Italy and Spain - chocolate
Italian and Spanish legislation forbids the production and marketing of chocolate containing fats other than cocoa butter.
In Italy, Law No 351 of 1976 lays down that the trade name of cocoa-based products and chocolate containing vegetable fats other than cocoa butter must be preceded by the term "chocolate substitute". A circular of 1996 lays down that this provision applies whenever such fats account for more than 5% of the weight of the product.
In Spain, Royal Decree No 822 of 1990 forbids the addition to cocoa-based products of fats other than cocoa butter.
After reasoned opinions were sent to the Spanish and Italian governments in July 1998 (see IP/98/602), the competent authorities reaffirmed that they would maintain the current legislation on the matter. The Commission has therefore decided to refer the matter to the Court of Justice.
The two administrations defend their position by pointing out that Directive 73/241/EC does not provide for the use, in chocolate and other cocoa-based products, of fats other than cocoa butter, and that the national legislation thus complies with Community law.
However, while the Directive contains no specific reference to vegetable fats, it allows Member States to maintain in their legislation the prohibition or authorisation, for national production, of vegetable fats not specifically permitted by Community legislation.
The two provisions at issue thus forbid the marketing of chocolate lawfully manufactured in another Member State.
In the Commission's view, chocolate lawfully produced in another Member State where the use of the fats involved is authorised, must enjoy free access to all national markets. This obligation derives from Article 28 (ex Article 30) of the Treaty and, indirectly, from the Directive. In the specific case of Italy, the Commission holds that the obligation to market chocolate containing vegetable fats other than cocoa butter under the designation "chocolate substitute" is a disproportionate measure for ensuring consumer protection. It considers that it should be possible to avoid consumers being misled by informing them of the composition of such chocolates by other more appropriate and less restrictive means, such as neutral and objective labelling.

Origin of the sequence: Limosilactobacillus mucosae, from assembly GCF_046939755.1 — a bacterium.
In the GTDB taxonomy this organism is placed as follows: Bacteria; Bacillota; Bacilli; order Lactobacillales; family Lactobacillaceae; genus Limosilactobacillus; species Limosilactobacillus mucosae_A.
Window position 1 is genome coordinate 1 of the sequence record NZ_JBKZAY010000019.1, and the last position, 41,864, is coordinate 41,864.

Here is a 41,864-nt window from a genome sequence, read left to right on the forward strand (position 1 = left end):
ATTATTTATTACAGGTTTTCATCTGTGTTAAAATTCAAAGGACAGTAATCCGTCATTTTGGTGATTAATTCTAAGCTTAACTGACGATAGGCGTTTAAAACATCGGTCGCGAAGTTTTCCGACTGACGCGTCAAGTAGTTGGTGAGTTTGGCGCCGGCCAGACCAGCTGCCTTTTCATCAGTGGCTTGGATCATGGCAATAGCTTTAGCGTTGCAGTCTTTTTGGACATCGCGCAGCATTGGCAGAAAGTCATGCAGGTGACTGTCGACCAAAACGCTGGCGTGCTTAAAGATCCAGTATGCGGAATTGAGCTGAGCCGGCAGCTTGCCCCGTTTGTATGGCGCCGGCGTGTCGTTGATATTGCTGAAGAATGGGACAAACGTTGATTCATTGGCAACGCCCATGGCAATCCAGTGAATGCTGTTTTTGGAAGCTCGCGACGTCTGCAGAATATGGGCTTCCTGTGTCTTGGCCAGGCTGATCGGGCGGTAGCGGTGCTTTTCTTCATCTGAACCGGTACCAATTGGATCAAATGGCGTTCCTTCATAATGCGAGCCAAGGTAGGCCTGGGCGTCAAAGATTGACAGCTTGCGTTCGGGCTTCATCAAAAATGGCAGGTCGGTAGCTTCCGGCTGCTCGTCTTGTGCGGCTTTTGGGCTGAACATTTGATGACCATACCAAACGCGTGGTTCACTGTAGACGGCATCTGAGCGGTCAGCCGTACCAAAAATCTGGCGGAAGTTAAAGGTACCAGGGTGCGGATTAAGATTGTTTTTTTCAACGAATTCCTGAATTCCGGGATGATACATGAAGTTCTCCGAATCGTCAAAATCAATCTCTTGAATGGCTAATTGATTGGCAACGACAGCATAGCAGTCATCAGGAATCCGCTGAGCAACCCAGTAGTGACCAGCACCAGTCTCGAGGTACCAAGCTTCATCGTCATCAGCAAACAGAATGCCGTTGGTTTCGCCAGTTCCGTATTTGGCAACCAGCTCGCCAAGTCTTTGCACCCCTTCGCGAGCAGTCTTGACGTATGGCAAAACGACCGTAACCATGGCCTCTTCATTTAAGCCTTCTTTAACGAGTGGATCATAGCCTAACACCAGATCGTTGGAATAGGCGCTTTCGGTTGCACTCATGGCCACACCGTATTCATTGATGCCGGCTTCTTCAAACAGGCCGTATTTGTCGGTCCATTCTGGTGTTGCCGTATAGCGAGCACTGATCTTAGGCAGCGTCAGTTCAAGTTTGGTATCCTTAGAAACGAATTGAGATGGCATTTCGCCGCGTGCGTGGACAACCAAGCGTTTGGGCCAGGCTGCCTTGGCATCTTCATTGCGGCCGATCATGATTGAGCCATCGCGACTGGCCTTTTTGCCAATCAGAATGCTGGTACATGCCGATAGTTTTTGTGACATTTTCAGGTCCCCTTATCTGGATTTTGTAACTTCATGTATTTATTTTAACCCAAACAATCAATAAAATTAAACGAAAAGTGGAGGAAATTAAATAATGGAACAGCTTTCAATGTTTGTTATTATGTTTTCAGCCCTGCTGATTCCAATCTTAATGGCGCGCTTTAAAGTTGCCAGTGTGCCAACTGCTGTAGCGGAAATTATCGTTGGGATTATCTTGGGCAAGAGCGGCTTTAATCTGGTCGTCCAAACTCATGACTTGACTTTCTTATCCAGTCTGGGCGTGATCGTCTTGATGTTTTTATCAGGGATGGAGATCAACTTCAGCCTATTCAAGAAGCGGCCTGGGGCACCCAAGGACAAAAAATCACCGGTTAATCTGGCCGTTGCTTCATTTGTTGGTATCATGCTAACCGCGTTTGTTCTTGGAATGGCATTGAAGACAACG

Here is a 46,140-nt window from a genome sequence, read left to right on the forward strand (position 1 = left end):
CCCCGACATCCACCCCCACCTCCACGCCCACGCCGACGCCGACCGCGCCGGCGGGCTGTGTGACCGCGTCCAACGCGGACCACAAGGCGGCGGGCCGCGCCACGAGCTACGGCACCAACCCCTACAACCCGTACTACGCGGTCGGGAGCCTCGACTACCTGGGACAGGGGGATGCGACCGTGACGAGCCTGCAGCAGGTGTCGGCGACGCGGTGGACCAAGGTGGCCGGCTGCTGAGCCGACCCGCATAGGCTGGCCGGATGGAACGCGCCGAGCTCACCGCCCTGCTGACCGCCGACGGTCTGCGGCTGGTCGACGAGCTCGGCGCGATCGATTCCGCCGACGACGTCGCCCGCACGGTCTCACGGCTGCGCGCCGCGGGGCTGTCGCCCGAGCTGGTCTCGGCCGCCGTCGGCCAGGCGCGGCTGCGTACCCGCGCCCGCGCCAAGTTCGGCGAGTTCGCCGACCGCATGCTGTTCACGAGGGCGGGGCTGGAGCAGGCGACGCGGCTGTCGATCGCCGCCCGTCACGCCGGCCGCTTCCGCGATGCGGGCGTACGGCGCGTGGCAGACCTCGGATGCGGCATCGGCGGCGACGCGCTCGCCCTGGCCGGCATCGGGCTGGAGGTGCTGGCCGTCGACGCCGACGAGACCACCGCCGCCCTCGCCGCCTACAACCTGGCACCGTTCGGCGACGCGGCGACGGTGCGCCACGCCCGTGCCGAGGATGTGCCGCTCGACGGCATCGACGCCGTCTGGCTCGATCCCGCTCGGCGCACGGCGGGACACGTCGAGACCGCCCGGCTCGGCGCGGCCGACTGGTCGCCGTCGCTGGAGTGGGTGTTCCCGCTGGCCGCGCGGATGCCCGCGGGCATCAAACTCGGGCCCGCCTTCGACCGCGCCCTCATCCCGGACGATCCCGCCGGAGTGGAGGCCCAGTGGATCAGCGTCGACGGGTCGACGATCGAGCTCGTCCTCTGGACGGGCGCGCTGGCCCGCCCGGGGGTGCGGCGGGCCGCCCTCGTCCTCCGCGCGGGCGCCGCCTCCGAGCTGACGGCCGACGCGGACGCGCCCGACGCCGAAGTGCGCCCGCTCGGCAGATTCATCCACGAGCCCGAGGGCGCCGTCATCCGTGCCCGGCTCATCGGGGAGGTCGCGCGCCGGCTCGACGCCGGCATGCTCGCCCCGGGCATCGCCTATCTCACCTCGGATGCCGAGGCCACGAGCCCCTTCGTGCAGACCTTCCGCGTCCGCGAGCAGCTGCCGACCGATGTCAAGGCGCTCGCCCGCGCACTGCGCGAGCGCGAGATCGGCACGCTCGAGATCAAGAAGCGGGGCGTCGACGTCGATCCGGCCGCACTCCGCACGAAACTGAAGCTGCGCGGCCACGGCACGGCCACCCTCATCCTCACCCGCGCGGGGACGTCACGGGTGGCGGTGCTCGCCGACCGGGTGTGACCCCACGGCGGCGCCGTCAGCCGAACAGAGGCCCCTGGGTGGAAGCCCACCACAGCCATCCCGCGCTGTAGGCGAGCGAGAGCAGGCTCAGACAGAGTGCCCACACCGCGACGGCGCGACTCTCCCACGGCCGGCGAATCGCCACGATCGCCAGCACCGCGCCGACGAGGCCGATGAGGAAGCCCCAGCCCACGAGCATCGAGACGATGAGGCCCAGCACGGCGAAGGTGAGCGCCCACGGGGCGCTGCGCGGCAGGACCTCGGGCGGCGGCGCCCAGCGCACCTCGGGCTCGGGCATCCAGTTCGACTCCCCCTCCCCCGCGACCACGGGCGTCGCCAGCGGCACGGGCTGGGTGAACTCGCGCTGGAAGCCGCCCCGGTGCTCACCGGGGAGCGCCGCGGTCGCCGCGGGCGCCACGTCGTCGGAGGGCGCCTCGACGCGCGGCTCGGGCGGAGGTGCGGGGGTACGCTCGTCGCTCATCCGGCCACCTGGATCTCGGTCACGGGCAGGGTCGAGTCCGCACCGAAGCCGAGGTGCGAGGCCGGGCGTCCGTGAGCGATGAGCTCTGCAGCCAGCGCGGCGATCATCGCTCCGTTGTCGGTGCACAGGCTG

France - enriched foodstuffs
Subsequent to a large number of complaints from economic operators in the Community, the Commission has decided to refer to the Court of Justice the matter of difficulties in marketing in France enriched foodstuffs lawfully produced and/or marketed in another Member State. This concerns, in particular, confectionery with added vitamins, food supplements and dietetic products. The French rules lays down restrictive lists of substances which may be added to those foodstuffs. The addition of substances not provided for in these lists, or in proportions and under conditions other than those provided for by the rules, is subject to a prior authorisation procedure. In many cases, the French authorities have opposed the marketing in France of products lawfully manufactured and/or marketed in other Member States without adducing, in accordance with the judgments of the Court of Justice, sufficient evidence of the risk which the marketing of these products would pose for public health.
The Commission considers that the measures taken by the French authorities amount to unjustified barriers under the heading of Article 28 of the EC Treaty. It also considers that the prior authorisation procedure laid down in the French legislation does not respect the principles set out by the Court of Justice in this field, in particular as regards the deadline for examining applications and the way in which administrative decisions are notified to the applicants. In the Commission's view, the French legislation should also be amended to ensure that the principle of mutual recognition applies fully in this sector.
Austria vitaminised products
The Commission has decided to send the Austrian Government a reasoned opinion concerning the marketing in Austria of vitaminised food supplements originating in other Member States. Depending on the proportion of vitamins contained in such products, some of them are classified by the Austrian authorities as medicines. As a result, these products have to follow a lengthy and costly authorisation procedure. Products lawfully marketed in other Member States are thereby prevented access to the Austrian market.
The Commission considers that systematically applying one and the same quantitative criterion (i.e. the recommended daily intake) to classify a vitamin supplement as a medicine takes account of neither the differences between the various types of vitamin nor the different levels of risk they may pose if consumed in excess. It would be less restrictive to set a limit value for each vitamin which took account, in particular, of the differences in the risk to health, beyond which a preparation would be considered a medicine.